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They check the “amazing” state of conservation of a US Civil War battleship 160 years after its shipwreck

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The USS Monitor, considered to be America’s first steam-powered warship, sank on New Year’s Eve 1862 due to bad weather.

Although having been shipwrecked 160 years ago, in the midst of the American civil war, off the coast of North Carolina, America’s first steam-powered battleship, the USS Monitor, remains in remarkable condition, the Global Foundation for Ocean Exploration recently reported.

As detailed by the US National Oceanic and Atmospheric Administration (NOAA), the old ship was inspected during an expedition to a site known as the ‘Cemetery of the Atlantic’, where it is estimated that there are about 2,000 shipwrecks, of which that of the USS Monitor is the oldest and of greatest historical value.

The ship, historians indicate, was built almost exclusively of iron and had a armor belt of 1.5 meters high and 15 ce meters thick that surrounded the waterline to protect it during battle. In addition, it had a rotating turret, the first of its kind, equipped with two cannons 11 inches.

According to the agency, the boat, which capsized on New Year’s Eve 1862, was discovered in 1973 by researchers from Duke University at a depth of about 70 meters. Since then it has been the subject of various studies, including one carried out in 2002, in which it was necessary to intervene to remove the “precious turret and other artifacts, for its conservation”.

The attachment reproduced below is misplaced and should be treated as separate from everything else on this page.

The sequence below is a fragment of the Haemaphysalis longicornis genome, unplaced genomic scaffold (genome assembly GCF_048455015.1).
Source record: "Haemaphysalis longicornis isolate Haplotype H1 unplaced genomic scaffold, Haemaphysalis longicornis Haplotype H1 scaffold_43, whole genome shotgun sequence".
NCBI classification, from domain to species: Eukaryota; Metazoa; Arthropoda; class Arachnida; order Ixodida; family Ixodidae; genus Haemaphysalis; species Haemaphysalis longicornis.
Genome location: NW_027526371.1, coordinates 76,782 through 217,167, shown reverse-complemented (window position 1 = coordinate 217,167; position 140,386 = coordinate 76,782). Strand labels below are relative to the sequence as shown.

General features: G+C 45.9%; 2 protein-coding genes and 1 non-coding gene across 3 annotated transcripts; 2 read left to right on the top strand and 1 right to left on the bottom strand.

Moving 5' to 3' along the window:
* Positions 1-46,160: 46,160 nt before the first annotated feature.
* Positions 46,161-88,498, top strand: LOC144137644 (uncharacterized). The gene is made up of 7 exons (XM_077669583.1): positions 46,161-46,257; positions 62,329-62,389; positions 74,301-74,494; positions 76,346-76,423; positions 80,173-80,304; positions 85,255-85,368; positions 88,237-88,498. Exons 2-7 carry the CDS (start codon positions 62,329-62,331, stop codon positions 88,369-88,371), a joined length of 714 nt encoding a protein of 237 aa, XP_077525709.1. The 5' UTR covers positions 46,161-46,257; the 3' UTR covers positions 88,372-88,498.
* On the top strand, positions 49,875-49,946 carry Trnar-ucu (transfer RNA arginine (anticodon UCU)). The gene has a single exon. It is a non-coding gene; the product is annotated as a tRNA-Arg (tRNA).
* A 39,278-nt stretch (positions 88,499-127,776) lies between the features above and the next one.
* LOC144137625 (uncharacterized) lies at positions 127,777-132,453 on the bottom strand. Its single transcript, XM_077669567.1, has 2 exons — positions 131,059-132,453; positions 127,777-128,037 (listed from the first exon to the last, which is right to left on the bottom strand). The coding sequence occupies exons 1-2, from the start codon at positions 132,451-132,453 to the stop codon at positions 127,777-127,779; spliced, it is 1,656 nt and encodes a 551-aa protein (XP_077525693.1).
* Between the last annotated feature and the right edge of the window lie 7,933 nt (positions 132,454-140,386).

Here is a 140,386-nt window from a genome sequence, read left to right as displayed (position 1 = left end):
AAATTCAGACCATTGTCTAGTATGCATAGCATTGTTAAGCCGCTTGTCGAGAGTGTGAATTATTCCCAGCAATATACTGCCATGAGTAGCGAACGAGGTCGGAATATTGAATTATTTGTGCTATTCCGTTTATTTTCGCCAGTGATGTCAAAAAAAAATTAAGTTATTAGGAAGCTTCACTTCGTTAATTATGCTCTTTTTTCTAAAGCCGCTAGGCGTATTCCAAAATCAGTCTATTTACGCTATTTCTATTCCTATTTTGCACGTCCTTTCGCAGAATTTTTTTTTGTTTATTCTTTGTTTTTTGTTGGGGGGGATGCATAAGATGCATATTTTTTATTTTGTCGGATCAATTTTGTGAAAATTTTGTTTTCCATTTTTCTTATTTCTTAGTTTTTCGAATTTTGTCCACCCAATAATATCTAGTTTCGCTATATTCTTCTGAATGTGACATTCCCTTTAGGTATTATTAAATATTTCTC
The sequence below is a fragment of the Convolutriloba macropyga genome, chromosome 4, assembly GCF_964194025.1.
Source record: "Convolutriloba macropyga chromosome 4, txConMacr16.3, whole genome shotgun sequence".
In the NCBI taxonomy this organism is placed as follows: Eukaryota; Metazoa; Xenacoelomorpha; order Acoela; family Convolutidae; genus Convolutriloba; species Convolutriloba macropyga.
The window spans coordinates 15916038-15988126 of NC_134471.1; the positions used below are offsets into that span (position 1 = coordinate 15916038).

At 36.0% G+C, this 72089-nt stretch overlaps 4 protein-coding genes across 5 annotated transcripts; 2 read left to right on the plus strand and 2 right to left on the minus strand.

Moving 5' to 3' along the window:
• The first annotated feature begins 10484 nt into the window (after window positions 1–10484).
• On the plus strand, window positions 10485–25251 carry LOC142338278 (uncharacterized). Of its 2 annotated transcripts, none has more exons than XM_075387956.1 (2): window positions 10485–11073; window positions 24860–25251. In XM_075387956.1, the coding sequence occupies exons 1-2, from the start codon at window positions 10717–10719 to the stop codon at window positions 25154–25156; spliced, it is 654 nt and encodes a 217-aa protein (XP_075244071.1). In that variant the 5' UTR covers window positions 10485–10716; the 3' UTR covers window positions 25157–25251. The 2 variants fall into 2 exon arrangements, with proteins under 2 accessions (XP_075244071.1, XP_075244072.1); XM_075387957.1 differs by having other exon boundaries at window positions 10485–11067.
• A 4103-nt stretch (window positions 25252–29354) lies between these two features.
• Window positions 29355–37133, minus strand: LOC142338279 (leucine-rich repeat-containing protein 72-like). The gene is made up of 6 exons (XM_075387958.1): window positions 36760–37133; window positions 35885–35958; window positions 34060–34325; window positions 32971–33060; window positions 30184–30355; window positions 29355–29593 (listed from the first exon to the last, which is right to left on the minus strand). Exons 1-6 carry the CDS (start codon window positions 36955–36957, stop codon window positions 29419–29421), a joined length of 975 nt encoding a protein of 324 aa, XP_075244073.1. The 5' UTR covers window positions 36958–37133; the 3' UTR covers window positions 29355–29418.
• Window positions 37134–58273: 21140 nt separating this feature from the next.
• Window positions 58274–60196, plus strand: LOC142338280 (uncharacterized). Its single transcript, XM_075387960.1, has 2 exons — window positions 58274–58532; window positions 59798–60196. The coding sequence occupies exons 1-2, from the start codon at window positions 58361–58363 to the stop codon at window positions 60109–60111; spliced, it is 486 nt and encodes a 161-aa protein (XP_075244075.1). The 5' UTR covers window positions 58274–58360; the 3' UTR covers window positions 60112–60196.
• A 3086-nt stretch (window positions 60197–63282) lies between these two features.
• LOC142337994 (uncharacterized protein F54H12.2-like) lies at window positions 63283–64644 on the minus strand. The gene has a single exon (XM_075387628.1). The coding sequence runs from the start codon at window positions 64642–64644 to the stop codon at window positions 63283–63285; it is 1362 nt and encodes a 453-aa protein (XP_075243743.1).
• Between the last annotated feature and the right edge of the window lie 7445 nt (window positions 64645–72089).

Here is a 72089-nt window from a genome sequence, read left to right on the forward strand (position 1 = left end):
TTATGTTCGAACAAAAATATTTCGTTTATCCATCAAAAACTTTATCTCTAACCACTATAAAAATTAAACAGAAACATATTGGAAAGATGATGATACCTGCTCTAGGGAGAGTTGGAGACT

The USS Monitor, the sources point out, sank off Cape Hatteras, about 25 kilometers off the coast of North Carolina, due to strong waves. “The waves grew and the wind blew. With each roll, the shock waves shattered the crew and the hull of the small boat […] Leaks occurred, flooding the engines and reducing the pressure of the steam needed for propulsion […] The turret was the only escape hatch and when the men tried to dive from the deck, many of them were swept into the unknown by the treacherous waves,” NOAA recounts in a report.

Tane Renata Casserley, permit and resource protection coordinator at NOAA’s Monitor National Marine Sanctuary, told McClatchy News that the ship is in “amazing condition after to have lain on the seafloor for 160 years and to have withstood all the environmental conditions at Cape Hatteras, including extremely strong currents and hurricanes.”

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